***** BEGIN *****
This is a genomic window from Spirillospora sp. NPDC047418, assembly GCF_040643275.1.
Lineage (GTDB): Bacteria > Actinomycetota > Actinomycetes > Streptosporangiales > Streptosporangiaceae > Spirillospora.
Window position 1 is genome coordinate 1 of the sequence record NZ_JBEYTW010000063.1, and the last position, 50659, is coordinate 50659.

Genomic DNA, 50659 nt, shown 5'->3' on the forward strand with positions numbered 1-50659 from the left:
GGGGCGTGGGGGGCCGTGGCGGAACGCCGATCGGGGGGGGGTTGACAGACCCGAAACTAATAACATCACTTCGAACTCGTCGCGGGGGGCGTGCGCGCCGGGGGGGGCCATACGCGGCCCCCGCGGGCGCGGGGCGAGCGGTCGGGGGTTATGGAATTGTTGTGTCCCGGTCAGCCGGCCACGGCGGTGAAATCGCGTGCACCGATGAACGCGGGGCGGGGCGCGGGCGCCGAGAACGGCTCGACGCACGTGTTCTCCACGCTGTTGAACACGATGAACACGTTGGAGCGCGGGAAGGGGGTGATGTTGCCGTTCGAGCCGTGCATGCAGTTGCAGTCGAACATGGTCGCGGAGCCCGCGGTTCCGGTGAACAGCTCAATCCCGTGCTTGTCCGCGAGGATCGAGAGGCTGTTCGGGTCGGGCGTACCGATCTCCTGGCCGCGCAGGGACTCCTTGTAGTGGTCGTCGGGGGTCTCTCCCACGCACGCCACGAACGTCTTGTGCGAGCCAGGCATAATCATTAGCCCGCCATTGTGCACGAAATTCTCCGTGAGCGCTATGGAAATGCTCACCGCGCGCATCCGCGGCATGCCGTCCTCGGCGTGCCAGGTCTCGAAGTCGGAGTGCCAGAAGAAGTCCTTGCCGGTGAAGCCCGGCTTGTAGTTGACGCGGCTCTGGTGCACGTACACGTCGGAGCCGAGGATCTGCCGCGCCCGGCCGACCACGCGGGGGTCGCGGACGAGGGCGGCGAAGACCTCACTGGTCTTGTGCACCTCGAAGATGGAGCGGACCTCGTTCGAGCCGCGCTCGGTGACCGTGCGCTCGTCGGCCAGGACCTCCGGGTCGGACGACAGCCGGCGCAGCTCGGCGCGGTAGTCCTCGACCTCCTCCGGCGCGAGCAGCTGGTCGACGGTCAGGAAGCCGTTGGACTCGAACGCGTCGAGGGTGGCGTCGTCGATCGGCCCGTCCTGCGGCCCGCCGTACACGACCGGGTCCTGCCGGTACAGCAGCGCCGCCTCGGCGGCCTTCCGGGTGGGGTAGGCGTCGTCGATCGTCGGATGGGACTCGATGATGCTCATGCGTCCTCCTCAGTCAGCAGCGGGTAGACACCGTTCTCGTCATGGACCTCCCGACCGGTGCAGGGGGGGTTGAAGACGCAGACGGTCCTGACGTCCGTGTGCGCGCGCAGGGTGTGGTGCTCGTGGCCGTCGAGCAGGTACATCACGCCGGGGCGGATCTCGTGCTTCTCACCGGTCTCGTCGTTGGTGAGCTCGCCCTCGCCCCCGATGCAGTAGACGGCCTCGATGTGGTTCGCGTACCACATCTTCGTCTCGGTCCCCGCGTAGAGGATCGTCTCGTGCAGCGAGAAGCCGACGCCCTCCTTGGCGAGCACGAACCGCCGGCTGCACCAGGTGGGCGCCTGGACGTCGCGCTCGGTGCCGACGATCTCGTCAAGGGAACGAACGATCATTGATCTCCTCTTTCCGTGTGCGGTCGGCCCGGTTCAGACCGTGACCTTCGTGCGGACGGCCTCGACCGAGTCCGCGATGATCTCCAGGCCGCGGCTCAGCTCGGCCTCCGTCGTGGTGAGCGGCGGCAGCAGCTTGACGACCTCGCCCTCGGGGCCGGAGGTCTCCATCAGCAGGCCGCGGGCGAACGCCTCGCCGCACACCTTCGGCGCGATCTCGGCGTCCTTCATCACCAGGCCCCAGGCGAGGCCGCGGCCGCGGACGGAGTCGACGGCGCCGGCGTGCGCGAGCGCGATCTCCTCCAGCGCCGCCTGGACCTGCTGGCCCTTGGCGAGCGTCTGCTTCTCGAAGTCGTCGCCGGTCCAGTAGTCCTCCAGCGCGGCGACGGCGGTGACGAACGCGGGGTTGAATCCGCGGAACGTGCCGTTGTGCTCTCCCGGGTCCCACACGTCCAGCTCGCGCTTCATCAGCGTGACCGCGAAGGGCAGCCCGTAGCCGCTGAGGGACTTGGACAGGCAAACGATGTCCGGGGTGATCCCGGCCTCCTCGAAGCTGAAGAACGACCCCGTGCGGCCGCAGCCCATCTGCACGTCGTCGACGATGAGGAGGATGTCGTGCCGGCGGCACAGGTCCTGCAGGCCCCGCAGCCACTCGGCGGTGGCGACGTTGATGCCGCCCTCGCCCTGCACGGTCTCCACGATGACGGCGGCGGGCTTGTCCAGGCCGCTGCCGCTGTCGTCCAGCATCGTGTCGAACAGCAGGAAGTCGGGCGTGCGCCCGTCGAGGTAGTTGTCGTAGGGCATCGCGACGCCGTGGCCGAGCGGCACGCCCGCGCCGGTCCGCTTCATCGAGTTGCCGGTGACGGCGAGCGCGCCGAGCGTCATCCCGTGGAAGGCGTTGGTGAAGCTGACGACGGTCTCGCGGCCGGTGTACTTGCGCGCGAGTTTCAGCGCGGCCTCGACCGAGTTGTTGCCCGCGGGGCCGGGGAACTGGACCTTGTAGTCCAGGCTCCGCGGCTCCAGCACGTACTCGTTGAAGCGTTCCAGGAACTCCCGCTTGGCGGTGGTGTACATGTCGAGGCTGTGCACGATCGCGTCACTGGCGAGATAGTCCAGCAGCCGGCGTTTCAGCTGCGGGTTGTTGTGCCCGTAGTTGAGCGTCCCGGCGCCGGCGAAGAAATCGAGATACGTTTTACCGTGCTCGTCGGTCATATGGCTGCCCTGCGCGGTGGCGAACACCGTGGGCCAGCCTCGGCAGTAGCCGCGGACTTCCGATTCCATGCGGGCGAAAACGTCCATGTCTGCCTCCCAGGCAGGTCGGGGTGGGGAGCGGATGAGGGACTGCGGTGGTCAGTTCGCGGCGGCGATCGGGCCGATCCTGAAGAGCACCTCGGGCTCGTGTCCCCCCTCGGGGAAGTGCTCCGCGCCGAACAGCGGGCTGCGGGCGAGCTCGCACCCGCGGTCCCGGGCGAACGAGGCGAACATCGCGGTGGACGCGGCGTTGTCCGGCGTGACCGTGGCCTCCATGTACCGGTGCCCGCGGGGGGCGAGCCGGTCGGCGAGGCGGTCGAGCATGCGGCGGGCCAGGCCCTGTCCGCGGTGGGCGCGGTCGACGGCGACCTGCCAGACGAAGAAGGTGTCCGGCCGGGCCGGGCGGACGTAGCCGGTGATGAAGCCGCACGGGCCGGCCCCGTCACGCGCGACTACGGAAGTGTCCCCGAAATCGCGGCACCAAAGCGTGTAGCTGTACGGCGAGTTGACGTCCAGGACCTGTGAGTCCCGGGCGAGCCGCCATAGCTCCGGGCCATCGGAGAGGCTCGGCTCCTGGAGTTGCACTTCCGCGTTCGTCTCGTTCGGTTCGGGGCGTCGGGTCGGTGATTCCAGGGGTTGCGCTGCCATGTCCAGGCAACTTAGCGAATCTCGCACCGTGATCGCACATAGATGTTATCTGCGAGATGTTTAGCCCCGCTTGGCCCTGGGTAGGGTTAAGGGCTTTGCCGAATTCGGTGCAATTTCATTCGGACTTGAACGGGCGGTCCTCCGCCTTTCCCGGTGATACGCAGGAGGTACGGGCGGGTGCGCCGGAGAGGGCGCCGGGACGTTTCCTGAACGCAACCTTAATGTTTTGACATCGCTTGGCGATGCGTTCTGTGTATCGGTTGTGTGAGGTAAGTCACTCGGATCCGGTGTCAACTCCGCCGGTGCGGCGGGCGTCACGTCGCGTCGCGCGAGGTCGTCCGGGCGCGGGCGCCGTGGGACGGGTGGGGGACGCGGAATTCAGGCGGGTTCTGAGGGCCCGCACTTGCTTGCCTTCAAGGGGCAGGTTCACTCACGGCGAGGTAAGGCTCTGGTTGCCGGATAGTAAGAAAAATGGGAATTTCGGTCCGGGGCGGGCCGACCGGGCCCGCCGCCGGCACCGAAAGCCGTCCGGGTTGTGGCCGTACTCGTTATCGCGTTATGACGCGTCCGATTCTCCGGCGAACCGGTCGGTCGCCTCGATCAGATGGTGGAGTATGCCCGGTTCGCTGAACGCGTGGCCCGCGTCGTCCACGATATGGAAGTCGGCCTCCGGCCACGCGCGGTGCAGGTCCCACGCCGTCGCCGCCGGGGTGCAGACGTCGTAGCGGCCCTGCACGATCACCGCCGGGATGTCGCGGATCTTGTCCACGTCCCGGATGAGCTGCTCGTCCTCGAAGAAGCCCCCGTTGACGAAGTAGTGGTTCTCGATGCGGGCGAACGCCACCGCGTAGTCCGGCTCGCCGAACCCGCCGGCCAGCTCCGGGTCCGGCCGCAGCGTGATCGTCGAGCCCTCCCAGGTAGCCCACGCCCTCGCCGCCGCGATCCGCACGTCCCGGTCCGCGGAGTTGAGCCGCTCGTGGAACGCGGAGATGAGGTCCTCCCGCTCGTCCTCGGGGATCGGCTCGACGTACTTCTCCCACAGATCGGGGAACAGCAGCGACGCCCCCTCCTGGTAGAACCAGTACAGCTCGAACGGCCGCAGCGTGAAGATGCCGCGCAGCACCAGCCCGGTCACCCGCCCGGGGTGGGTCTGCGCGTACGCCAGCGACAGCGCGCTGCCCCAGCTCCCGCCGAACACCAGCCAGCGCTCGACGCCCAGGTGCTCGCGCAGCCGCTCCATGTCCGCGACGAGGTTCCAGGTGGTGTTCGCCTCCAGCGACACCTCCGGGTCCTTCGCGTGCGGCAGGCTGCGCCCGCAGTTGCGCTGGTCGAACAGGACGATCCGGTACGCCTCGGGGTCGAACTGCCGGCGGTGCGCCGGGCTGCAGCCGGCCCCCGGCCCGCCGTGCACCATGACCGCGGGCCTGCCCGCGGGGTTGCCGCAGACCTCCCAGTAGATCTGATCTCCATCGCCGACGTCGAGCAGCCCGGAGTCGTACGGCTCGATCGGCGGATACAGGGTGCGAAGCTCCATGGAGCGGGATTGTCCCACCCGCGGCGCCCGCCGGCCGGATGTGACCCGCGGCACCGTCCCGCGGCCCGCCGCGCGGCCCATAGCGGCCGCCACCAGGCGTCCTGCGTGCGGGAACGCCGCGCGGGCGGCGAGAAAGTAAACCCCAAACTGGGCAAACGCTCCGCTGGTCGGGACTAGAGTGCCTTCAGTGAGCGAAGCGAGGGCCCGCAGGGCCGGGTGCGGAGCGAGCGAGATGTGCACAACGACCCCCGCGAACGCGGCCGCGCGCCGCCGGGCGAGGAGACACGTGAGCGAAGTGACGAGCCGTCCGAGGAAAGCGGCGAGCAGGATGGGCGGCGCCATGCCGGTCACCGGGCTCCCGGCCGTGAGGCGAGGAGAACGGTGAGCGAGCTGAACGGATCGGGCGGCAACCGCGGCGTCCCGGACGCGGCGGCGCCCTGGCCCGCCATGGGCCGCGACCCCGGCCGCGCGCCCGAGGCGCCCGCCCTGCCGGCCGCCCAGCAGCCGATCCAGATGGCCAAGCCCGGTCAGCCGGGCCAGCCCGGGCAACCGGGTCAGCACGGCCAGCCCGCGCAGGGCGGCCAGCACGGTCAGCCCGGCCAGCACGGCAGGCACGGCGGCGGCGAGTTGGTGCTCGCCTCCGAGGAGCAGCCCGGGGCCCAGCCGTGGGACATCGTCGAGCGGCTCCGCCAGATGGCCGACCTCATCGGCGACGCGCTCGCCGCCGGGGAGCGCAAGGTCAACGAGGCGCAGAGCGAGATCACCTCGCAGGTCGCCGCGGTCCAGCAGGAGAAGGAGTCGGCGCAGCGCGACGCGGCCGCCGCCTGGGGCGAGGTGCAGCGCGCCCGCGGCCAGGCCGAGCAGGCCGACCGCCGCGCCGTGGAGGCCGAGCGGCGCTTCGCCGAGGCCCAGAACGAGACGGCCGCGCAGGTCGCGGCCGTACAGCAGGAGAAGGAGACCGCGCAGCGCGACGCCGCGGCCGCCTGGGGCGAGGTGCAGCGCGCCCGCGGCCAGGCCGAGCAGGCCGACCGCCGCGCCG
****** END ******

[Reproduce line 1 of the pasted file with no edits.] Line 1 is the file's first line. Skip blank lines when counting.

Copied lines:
This is a genomic window from Spirillospora sp. NPDC047418, assembly GCF_040643275.1.